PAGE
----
via ‘Soft’ Nhema toughens indigenisation talk by Gilbert Nyambabvu for NewZimbabwe 13/10/2013
NEW empowerment minister Francis Nhema has vowed to “vigorously pursue” the indigenisation programme, signalling there would be no let-up in the implementation of a policy that has unnerved foreign investors and sparked divisions in the ruling establishment.
The former environment minister, who is not generally associated with Zanu PF party’s hard-line factions, was handed charge of the empowerment portfolio in President Robert Mugabe’s new cabinet line-up after the July 31 vote.
Nhema replaced Saviour Kasukuwere, whose Auden-inspired the “Law is The Law” approach divided the former coalition government, ruffled investors and led to public spats with central bank governor Gideon Gono who urged caution with regard to the financial services sector.
Kasukuwere’s shunting aside, seen by observers as a demotion, was welcomed as a possible indication Mugabe probably wanted a less radical approach.
The programme, a key part of Zanu PF’s election campaign manifesto, compels foreign firms to transfer to locals control and ownership of at least 51 percent of their Zimbabwe operations.
However, addressing a Confederation of Zimbabwe Industries (CZI) conference in Bulawayo last week, Nhema said the programme would be driven with just as much vigour.
“It is undisputable that as a country we should vigorously pursue the indigenisation and economic empowerment agenda for the benefit of the generality of Zimbabweans while ensuring that we retain our comparative advantage as a nation especially with regards to our manufacturing sector,” he said.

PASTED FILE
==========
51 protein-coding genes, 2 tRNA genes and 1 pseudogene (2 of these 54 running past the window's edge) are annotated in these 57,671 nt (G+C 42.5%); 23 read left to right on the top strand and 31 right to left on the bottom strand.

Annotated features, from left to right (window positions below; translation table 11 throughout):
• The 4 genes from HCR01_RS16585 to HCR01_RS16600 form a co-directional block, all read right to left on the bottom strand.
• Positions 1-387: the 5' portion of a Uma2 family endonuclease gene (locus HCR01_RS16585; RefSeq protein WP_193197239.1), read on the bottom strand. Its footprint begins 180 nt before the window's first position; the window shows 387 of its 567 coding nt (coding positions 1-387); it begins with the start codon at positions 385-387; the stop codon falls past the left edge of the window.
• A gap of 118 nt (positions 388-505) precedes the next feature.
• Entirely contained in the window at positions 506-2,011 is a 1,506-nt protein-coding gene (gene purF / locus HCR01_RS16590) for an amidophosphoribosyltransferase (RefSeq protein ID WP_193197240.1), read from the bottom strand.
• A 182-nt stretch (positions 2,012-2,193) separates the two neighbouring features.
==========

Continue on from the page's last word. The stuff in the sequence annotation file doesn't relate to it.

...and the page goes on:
Mugabe also insisted in interviews with state media that claims Nhema’s appointment suggested a change of tact were wide of the mark.
“That is not the case; the ideas, the objectives of Government must be pursued by every member of Cabinet,” he said.
“Yes, they may be different in terms style or presentations of individual ministers but this does not change the objectives set by Government.”
Prior to the ‘verbals’ with Gono – who argued against a one-size-fits-all approach – Kasukuwere managed to reach compliance deals with leading players in the key mining sector, although not without controversy which included allegations of possible sleaze.
Nhema howeve, hinted that the Gono’s one-size-cannot-fit-all suggestion would likely be the new approach going forward.
“There is no debate on the imperative of indigenisation; it is the process of implementation that attracts interrogation. The whole issue here is we want to dialogue; tell us the limitations with regards to the law,” he said.
“We are not applying a one size fits all approach. The peculiarities in each sector and nuances therefore are taken into account in the implementation process.
“Some big foreign-owned companies such as Zimbabwe Platinum Mines and Mimosa Mining Company have since come up with term sheets on how they intend to comply.”